Skiplink Navigation

Main Features

Gaddafi’s jihad call is "a question of honour"

Gaddafi points the finger at Switzerland but is he in a position to declare a holy war?


Libyan leader Moammar Gaddafi’s call for holy war against Switzerland is an attempt to raise his standing in the Muslim world, an expert tells

But Reinhard Schulze, the director of Islamic Studies at Bern University, says that the Muslim world is used to Gaddafi’s rhetoric and will not heed his call for “jihad”.

The “enfant terrible” of the Muslim world, as Schulze describes him, does not have the authority to call for jihad, a measure usually undertaken by Islamic leaders, not politicians.

Gaddafi made the remarks in Benghazi, Libya's second-largest city, at a gathering marking the birthday of the prophet Mohammed on Thursday. He declared Switzerland a country of infidels who had "destroyed Allah's house" and said jihad against the country was “not terrorism”.

A vote passed by the Swiss banning the construction of minarets was grounds for jihad, he said. Switzerland's foreign ministry has explained to Muslim leaders that the vote was not against Islam and that freedom of worship is still in place.

Libya and Switzerland have been at odds since the brief arrest of Gaddafi's son, Hannibal Gaddafi, in July 2008 on charges that he and his pregnant wife mistreated their staff while staying at a hotel in Geneva. The charges were later dropped and the staff compensated. Why has Gaddafi launched this call for jihad now, months after the outcome of the vote on banning minarets in Switzerland?

Reinhard Schulze: I think the main reason is that Gaddafi is trying to address an Islamic public which is not specifically orientated to the West, to the European public.

He wants to get a position within the Islamic public which gives him the power to say that he is the leader of the Islamic world. That’s why he used the birthday of the prophet Mohammed and the assembly where people had gathered [to make his call]. The Libyan media say that about 90 delegations from 90 countries were coming to Benghazi.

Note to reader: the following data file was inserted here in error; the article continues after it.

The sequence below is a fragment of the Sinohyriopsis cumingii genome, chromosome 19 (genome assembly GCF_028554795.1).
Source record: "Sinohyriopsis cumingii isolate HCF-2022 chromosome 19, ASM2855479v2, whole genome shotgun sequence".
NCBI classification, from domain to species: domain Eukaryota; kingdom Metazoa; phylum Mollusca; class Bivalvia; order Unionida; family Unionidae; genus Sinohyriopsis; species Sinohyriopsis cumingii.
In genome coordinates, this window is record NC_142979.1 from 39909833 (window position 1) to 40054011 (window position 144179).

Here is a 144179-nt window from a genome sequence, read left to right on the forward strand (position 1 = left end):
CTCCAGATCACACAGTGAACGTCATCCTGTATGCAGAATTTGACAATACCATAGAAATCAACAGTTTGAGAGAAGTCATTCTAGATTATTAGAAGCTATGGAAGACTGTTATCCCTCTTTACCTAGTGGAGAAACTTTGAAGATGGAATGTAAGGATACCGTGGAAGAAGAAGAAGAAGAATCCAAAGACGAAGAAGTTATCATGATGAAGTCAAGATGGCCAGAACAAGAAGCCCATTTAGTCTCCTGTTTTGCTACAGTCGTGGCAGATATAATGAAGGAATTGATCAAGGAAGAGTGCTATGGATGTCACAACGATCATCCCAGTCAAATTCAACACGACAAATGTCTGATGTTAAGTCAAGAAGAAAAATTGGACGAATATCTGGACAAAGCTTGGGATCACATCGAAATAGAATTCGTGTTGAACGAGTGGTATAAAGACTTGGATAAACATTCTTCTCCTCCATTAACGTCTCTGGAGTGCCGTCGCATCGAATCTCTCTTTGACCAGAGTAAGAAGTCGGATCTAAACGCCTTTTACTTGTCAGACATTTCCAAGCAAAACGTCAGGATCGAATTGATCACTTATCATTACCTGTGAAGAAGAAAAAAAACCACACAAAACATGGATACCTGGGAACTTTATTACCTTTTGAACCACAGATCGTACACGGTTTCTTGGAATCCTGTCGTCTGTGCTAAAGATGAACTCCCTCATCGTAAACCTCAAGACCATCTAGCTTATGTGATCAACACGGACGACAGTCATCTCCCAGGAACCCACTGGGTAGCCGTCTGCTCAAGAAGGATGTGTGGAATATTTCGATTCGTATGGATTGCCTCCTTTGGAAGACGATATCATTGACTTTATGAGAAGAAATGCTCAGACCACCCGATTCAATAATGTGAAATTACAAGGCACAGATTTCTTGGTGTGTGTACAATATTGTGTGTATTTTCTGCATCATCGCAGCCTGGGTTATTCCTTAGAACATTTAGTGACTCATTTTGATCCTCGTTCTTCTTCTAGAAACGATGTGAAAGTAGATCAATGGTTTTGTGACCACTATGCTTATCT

In this respect he is trying to give himself the image of being a leader of the Islamic world. He uses specific topics which seem to be discussed in the Islamic world and tries to show that it is a question of honour of Islam etc. That’s why he uses the Swiss question as the main topic. Some would say Gaddafi does not have any clout from a religious perspective and is not entitled to declare jihad.

R.S.: Not at all. From a legal point of view he is not allowed to do this at all, because it is not the task of a political leader to talk about jihad. That’s the traditional point of view. It is only Islamic scholars who are allowed to say whether a conflict should be interpreted as jihad or not. Would his words therefore carry no weight in the Arab world?

R.S.: None at all. I think because he is considered by most Muslim leaders as being an ‘enfant terrible’. They are already used to his rhetoric. He has often talked about jihad, about honour, about resistance etc. Nobody really considers [his call for jihad] very important. How should it be taken by Switzerland and what does it really mean for the country?

R.S.: Because Gaddafi did not address Switzerland directly in this respect or use the negotiations between the European Union and Libya as a forum for his attacks, I think the Swiss government should say ‘well that’s part of his Islamic play and that’s not part of our diplomatic conflict’. So Switzerland should not be taking this seriously?

R.S.: Not seriously in the sense that it is really meant as an attack against Switzerland. Why is Gaddafi so angry with Switzerland?